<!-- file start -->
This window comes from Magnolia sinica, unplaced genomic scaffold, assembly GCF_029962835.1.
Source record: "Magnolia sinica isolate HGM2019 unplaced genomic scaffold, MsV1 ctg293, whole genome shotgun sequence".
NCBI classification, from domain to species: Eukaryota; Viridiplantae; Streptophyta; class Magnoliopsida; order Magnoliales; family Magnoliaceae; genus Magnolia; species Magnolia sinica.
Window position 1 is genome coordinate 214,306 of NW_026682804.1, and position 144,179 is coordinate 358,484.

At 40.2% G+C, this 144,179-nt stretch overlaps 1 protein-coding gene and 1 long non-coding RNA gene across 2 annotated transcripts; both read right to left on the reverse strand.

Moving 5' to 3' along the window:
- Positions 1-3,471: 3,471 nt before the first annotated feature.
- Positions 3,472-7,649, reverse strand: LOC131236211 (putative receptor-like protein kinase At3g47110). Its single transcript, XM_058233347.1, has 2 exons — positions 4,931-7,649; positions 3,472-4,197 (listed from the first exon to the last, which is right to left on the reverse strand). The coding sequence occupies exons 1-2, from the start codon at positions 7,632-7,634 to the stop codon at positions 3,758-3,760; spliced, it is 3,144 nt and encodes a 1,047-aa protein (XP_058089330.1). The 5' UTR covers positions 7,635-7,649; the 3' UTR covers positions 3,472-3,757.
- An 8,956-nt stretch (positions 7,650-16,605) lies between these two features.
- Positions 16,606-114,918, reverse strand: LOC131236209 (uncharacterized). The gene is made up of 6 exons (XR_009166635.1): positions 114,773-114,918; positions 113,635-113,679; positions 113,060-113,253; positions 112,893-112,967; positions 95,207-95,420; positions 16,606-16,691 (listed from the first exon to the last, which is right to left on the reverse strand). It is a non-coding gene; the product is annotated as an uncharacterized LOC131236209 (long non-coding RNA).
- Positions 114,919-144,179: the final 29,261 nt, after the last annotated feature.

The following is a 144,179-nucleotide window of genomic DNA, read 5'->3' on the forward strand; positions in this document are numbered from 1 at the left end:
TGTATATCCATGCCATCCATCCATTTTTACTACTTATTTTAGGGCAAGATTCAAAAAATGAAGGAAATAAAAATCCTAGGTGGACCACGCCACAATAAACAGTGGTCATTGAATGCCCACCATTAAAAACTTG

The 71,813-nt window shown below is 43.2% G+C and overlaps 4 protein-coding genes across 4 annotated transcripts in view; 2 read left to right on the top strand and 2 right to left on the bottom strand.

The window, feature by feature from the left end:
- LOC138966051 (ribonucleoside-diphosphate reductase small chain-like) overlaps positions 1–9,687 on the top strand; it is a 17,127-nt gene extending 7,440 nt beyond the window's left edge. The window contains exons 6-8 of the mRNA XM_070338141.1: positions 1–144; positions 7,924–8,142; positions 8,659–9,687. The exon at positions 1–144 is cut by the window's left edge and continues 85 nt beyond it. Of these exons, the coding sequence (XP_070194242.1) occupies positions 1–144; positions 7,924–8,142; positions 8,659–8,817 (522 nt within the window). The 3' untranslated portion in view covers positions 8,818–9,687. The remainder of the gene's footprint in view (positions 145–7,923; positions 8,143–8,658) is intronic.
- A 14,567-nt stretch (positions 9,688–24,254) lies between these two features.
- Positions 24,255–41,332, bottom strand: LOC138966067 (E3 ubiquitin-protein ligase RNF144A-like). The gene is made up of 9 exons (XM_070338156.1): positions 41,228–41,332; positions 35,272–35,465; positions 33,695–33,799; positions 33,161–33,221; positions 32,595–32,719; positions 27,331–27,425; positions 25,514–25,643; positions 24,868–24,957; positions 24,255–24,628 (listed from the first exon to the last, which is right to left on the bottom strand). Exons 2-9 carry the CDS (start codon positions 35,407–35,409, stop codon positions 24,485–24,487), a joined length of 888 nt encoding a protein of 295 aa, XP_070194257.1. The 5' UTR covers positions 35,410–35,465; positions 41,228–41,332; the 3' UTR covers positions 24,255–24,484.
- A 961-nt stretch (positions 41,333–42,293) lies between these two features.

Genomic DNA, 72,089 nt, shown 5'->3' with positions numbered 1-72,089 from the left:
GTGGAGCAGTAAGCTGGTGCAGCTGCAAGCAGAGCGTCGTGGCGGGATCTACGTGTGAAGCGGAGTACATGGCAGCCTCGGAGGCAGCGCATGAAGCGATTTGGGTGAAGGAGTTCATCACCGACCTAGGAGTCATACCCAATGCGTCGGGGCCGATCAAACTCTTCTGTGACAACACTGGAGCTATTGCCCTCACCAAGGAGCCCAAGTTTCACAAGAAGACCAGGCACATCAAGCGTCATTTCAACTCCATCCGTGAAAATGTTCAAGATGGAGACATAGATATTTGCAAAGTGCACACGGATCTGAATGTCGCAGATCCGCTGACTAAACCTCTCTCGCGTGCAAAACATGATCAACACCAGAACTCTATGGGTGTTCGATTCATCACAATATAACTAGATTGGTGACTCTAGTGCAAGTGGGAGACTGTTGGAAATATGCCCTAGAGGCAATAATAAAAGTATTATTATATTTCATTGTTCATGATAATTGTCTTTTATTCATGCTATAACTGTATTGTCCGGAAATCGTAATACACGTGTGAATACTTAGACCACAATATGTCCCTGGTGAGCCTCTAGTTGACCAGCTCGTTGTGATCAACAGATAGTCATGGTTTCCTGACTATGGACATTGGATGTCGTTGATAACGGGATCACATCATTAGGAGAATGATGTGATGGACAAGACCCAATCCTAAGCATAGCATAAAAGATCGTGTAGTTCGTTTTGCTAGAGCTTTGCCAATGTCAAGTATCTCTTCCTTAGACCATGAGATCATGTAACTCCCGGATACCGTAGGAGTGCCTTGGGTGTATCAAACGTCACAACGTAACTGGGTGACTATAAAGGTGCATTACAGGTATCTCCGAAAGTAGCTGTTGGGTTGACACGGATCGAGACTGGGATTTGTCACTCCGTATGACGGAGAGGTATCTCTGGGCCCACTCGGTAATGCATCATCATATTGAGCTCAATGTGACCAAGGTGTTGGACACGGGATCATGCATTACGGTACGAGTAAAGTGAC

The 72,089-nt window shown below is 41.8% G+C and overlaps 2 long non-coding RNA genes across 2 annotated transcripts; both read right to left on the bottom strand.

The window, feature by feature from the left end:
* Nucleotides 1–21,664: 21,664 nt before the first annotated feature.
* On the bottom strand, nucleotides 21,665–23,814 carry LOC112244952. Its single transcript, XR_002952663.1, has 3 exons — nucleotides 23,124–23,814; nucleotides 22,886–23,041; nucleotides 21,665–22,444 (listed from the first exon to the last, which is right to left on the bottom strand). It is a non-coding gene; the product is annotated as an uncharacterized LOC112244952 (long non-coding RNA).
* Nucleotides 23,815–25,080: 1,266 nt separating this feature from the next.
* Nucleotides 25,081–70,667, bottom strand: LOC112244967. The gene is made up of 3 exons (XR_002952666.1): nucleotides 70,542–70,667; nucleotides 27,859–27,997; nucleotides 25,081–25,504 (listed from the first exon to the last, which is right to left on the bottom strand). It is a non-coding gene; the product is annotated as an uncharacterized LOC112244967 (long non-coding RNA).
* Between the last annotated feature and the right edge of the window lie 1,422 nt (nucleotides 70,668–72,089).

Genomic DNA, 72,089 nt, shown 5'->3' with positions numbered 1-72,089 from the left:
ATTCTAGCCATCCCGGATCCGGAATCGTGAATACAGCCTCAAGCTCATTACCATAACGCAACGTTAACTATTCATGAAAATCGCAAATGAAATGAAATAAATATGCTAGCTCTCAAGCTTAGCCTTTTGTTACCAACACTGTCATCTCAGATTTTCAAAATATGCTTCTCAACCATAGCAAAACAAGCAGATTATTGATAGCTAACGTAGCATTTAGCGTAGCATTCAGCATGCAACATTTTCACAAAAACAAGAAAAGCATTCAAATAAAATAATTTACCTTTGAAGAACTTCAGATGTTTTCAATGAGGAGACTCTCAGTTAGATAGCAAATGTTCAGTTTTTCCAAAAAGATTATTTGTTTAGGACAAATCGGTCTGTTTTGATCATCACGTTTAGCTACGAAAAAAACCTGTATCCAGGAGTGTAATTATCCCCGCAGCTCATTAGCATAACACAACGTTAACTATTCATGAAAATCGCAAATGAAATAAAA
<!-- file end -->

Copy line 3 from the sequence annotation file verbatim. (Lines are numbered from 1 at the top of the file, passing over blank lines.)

NCBI classification, from domain to species: Eukaryota; Viridiplantae; Streptophyta; class Magnoliopsida; order Magnoliales; family Magnoliaceae; genus Magnolia; species Magnolia sinica.